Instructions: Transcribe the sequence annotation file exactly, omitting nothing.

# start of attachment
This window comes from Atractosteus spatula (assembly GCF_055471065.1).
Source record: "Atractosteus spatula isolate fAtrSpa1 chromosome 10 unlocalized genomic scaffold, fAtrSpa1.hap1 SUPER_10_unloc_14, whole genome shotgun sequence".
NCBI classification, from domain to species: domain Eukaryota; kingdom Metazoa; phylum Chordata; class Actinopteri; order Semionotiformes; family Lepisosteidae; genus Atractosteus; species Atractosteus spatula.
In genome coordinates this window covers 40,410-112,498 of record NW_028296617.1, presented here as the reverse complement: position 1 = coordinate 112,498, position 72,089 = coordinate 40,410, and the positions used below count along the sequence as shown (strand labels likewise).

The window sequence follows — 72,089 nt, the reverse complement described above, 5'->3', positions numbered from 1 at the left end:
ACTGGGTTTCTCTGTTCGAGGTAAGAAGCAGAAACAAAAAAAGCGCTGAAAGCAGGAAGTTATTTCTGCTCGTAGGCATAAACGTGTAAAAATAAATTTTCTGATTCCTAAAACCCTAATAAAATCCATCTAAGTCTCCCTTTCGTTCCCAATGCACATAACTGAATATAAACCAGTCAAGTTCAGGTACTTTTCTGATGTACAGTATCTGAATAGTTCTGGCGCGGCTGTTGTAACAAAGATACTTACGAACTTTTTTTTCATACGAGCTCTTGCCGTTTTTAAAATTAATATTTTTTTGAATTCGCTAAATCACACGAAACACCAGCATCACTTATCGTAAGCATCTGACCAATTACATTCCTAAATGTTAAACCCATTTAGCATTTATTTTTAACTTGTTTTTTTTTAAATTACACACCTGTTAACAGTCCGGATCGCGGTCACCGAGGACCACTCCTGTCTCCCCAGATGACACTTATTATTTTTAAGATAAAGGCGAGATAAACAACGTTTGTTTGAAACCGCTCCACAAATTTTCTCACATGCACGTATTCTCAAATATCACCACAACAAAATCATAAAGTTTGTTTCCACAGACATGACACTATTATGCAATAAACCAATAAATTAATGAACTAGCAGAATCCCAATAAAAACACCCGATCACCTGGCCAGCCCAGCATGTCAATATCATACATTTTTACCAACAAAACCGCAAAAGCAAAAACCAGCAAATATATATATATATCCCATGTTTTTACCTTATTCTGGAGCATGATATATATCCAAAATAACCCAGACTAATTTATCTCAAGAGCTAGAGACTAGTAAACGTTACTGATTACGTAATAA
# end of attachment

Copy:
This window comes from Atractosteus spatula (assembly GCF_055471065.1).
Source record: "Atractosteus spatula isolate fAtrSpa1 chromosome 10 unlocalized genomic scaffold, fAtrSpa1.hap1 SUPER_10_unloc_14, whole genome shotgun sequence".
NCBI classification, from domain to species: domain Eukaryota; kingdom Metazoa; phylum Chordata; class Actinopteri; order Semionotiformes; family Lepisosteidae; genus Atractosteus; species Atractosteus spatula.
In genome coordinates this window covers 40,410-112,498 of record NW_028296617.1, presented here as the reverse complement: position 1 = coordinate 112,498, position 72,089 = coordinate 40,410, and the positions used below count along the sequence as shown (strand labels likewise).

The window sequence follows — 72,089 nt, the reverse complement described above, 5'->3', positions numbered from 1 at the left end:
ACTGGGTTTCTCTGTTCGAGGTAAGAAGCAGAAACAAAAAAAGCGCTGAAAGCAGGAAGTTATTTCTGCTCGTAGGCATAAACGTGTAAAAATAAATTTTCTGATTCCTAAAACCCTAATAAAATCCATCTAAGTCTCCCTTTCGTTCCCAATGCACATAACTGAATATAAACCAGTCAAGTTCAGGTACTTTTCTGATGTACAGTATCTGAATAGTTCTGGCGCGGCTGTTGTAACAAAGATACTTACGAACTTTTTTTTCATACGAGCTCTTGCCGTTTTTAAAATTAATATTTTTTTGAATTCGCTAAATCACACGAAACACCAGCATCACTTATCGTAAGCATCTGACCAATTACATTCCTAAATGTTAAACCCATTTAGCATTTATTTTTAACTTGTTTTTTTTTAAATTACACACCTGTTAACAGTCCGGATCGCGGTCACCGAGGACCACTCCTGTCTCCCCAGATGACACTTATTATTTTTAAGATAAAGGCGAGATAAACAACGTTTGTTTGAAACCGCTCCACAAATTTTCTCACATGCACGTATTCTCAAATATCACCACAACAAAATCATAAAGTTTGTTTCCACAGACATGACACTATTATGCAATAAACCAATAAATTAATGAACTAGCAGAATCCCAATAAAAACACCCGATCACCTGGCCAGCCCAGCATGTCAATATCATACATTTTTACCAACAAAACCGCAAAAGCAAAAACCAGCAAATATATATATATATCCCATGTTTTTACCTTATTCTGGAGCATGATATATATCCAAAATAACCCAGACTAATTTATCTCAAGAGCTAGAGACTAGTAAACGTTACTGATTACGTAATAA